Carbon has been incorporated into SiGe epitaxial layers to suppress out diffusion of boron from the bases of rf bipolar transistor, as described in “Suppression of Boron Outdiffusion in SiGe HBT by Carbon Incorporation”, by L. D. Lanzerotti et al., IDEM Technical Digest, pp. 249-252, 1986 and in “the Effect of Carbon Incorporation on SiGe Heterobipolar Transistor Performance and Process Margin”, IDEM Technical Digest, pp. 80-86, 1987.
It is an object of the invention to provide a method of making a CB-CMOS device in which boron up-diffusion from a buried layer into an epitaxial layer of the CB-CMOS device is suppressed.
It is another object of the invention to provide a layer within the CB-CMOS device which includes sufficient carbon to significantly suppress boron up-diffusion.
It is yet another object of the invention to provide a CMOS structure which includes a carbon-doped epitaxial layer between buried layers and other epitaxial layers to suppress boron up-diffusion from the buried layers into the other epitaxial layers.
It is still yet another object of the invention to provide an improved epitaxial process for a CB-CMOS to suppress the up-diffusivity of boron without sacrificing speed or size characteristics.
It is still another object of the invention to provide a method of fabricating a high speed CB-CMOS device which includes at least two carbon-doped epitaxial layers, one between the buried layers and the epitaxial layers, and one on the final epitaxial layer to reduce dopant diffusivities within a transistor body between base and emitter.
The present invention provides a method for fabricating a high speed CB-CMOS device by incorporating a carbon-doped epitaxial layer to suppress boron up-diffusion from lower heavily boron-doped buried layers into upper structures. According to an embodiment of the invention, an epitaxial layer is formed on a P type silicon substrate in which a plurality of P+ buried layer regions, a plurality of N+ buried layer regions, and a P+ field layer region occupying most of the substrate surface are diffused. The substrate wafer is loaded in a reactor with a carrier gas and pre-baked at a temperature of approximately 850° C. The temperature is then gradually increased to approximately 1050° C. and subjected to a high temperature bake cycle. A thin carbon-doped epitaxial cap layer is deposited on the substrate, which then is subjected to a high temperature gas purge cycle at approximately 1080° C. Then an N− epitaxial layer is deposited on the carbon-doped epitaxial cap layer at approximately 1080° C.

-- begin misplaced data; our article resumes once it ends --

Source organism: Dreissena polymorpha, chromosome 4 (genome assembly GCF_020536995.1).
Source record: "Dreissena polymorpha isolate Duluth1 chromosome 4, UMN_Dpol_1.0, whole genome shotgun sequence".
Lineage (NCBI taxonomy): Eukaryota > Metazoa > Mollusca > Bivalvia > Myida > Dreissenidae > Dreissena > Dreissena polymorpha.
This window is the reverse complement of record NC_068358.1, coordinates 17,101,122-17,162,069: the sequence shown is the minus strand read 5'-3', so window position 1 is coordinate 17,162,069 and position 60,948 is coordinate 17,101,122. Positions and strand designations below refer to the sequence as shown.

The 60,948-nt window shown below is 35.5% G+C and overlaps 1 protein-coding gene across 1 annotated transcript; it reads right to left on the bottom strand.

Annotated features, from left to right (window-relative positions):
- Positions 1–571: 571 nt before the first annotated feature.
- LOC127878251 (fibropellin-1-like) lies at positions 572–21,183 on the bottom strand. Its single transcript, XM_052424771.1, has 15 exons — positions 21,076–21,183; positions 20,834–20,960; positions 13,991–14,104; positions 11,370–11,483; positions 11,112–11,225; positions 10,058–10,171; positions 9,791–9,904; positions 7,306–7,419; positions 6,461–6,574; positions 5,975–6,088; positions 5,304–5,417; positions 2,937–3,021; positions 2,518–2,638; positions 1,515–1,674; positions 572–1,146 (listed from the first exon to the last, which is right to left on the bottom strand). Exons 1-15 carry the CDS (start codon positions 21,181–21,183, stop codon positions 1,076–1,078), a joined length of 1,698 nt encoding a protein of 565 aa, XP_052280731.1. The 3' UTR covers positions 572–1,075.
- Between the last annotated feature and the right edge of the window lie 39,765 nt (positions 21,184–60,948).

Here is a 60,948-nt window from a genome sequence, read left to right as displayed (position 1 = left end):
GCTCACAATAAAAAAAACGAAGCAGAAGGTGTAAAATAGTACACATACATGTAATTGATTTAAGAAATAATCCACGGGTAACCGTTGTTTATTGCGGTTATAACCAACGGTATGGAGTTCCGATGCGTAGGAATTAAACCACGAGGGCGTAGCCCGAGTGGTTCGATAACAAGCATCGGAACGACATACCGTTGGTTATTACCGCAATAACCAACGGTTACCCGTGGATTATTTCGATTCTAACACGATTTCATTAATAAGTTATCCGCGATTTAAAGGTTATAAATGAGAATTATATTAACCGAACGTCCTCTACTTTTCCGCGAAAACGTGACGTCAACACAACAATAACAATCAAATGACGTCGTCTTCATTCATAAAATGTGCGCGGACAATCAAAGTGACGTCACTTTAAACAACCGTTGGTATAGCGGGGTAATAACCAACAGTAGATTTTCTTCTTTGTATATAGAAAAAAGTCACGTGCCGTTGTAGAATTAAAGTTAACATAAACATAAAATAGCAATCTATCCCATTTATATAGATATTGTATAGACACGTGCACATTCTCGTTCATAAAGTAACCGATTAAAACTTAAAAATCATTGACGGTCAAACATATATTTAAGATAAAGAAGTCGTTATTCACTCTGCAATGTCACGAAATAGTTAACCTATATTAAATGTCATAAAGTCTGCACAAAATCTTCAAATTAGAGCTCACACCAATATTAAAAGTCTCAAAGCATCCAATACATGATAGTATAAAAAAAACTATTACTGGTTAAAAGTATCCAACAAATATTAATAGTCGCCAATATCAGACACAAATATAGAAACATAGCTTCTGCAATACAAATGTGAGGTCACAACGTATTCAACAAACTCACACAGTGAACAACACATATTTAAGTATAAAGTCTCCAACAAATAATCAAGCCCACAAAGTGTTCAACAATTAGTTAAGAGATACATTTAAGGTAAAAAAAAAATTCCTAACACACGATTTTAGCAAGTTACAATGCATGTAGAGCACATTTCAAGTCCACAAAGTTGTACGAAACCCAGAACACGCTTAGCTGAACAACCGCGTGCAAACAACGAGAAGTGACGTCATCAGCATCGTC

According to a second embodiment of the invention, the process further includes the steps of low temperature baking the wafers and increasing the temperature to approximately 1050° C., both in the presence of N+ gas. The process also further includes, between the steps of the high temperature gas purge cycle and deposition of the N− epitaxial layer, depositing an intrinsic epitaxial layer on the carbon-doped epitaxial cap and performing an additional high temperature gas purge cycle, both at approximately 1080° C. The addition of these process steps increases the ability of the structure to suppress boron auto-doping during the epitaxial layer deposition processes and subsequent heating processes.
According to a third embodiment of the invention, the process of the first or second embodiments further includes a final, thin epitaxial layer grown on the thick epitaxial layer in the presence of carbon gas to form a second carbon doped epitaxial layer. Addition of this final carbon doped epitaxial layer allows for better matching of the emitter/base junctions of high speed bipolar transistors.
The nature of the present invention as well as other embodiments of the present invention may be more clearly understood by reference to the following detailed description of the invention, to the appended claims, and to the drawings herein, wherein:
FIG. 1 is a flow chart useful in describing the process of a first embodiment of the present invention;
FIG. 2 is a plan view of a wafer showing locations of P+ and is N+ buried layer regions and the deep N+ regions;
FIG. 3 is a partial section view of a wafer illustrating the structure of a chip fabricated using a CB-CMOS process compatible with the present invention;
FIG. 4 is a partial section view of the wafer shown in FIG. 3 after deposition of the a carbon-doped epi layer and a lightly doped N type epi layer in accordance with an embodiment of the invention;
FIG. 5 is a flow chart useful in describing the process of a second embodiment of the present invention;